Two Arlington County ninth-graders told Washington-Lee High School Principal Gregg Robertson they had made a mistake. Advanced Placement world history, a college-level course, was too much for them. They wanted to switch to the regular world history course.
Robertson pointed to a banner in his office: “The only way out is through,” it said, inspired by an Alanis Morissette song. He made a deal with the students. If they stuck with AP through the end of the first semester, they could switch if they still wanted to. When the time came, they had adjusted to the heavy writing and reading load. They stayed and did well in the course.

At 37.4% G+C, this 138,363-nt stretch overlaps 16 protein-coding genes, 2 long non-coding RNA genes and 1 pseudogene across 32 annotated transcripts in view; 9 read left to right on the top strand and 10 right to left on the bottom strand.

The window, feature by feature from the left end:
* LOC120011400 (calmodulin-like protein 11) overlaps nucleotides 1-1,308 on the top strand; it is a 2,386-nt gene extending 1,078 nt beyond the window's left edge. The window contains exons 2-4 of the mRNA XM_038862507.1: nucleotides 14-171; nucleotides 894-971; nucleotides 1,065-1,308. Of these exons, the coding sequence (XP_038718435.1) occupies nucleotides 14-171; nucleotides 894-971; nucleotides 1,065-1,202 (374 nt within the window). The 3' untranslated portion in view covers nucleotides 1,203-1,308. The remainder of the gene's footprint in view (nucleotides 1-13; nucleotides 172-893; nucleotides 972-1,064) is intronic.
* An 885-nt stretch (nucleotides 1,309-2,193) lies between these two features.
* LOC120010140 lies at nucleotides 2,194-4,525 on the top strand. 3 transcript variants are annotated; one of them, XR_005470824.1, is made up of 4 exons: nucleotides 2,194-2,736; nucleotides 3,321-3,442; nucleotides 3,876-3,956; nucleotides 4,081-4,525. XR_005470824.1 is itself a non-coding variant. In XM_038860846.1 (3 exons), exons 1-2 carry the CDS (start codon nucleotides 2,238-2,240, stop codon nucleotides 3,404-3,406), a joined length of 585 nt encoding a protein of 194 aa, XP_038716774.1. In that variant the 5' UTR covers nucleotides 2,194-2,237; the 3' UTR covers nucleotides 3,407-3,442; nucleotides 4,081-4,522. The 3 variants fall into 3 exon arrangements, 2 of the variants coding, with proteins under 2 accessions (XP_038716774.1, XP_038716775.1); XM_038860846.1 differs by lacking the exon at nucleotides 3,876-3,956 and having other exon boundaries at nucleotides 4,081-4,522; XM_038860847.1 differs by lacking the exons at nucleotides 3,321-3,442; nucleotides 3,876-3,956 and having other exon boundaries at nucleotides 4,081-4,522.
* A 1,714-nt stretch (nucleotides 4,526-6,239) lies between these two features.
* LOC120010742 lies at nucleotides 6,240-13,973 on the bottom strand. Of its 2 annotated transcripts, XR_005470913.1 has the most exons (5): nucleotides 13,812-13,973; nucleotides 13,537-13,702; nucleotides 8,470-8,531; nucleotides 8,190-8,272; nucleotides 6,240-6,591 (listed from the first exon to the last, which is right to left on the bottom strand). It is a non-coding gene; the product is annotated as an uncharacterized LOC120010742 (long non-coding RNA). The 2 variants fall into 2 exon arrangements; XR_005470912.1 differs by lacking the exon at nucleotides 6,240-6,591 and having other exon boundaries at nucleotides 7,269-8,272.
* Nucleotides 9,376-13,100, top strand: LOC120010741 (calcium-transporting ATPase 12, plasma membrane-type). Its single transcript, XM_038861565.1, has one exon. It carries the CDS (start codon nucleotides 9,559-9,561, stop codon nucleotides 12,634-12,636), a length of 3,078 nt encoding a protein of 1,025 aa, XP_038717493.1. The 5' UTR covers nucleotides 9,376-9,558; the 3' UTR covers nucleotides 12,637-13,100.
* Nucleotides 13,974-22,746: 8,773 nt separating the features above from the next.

With such stories in mind, Washington-Lee teachers, counselors and administrators are attempting something never done in any non-magnet suburban Washington school. If they succeed in their efforts, next spring every Washington-Lee graduating senior will have taken at least one AP or International Baccalaureate course and test.
This is exceptionally ambitious. A few magnets, such as Fairfax County’s Thomas Jefferson High School for Science and Technology, and private schools, such as Washington International in the District, have full participation in college-level courses. But I know of only one neighborhood school in the country in which that’s the case.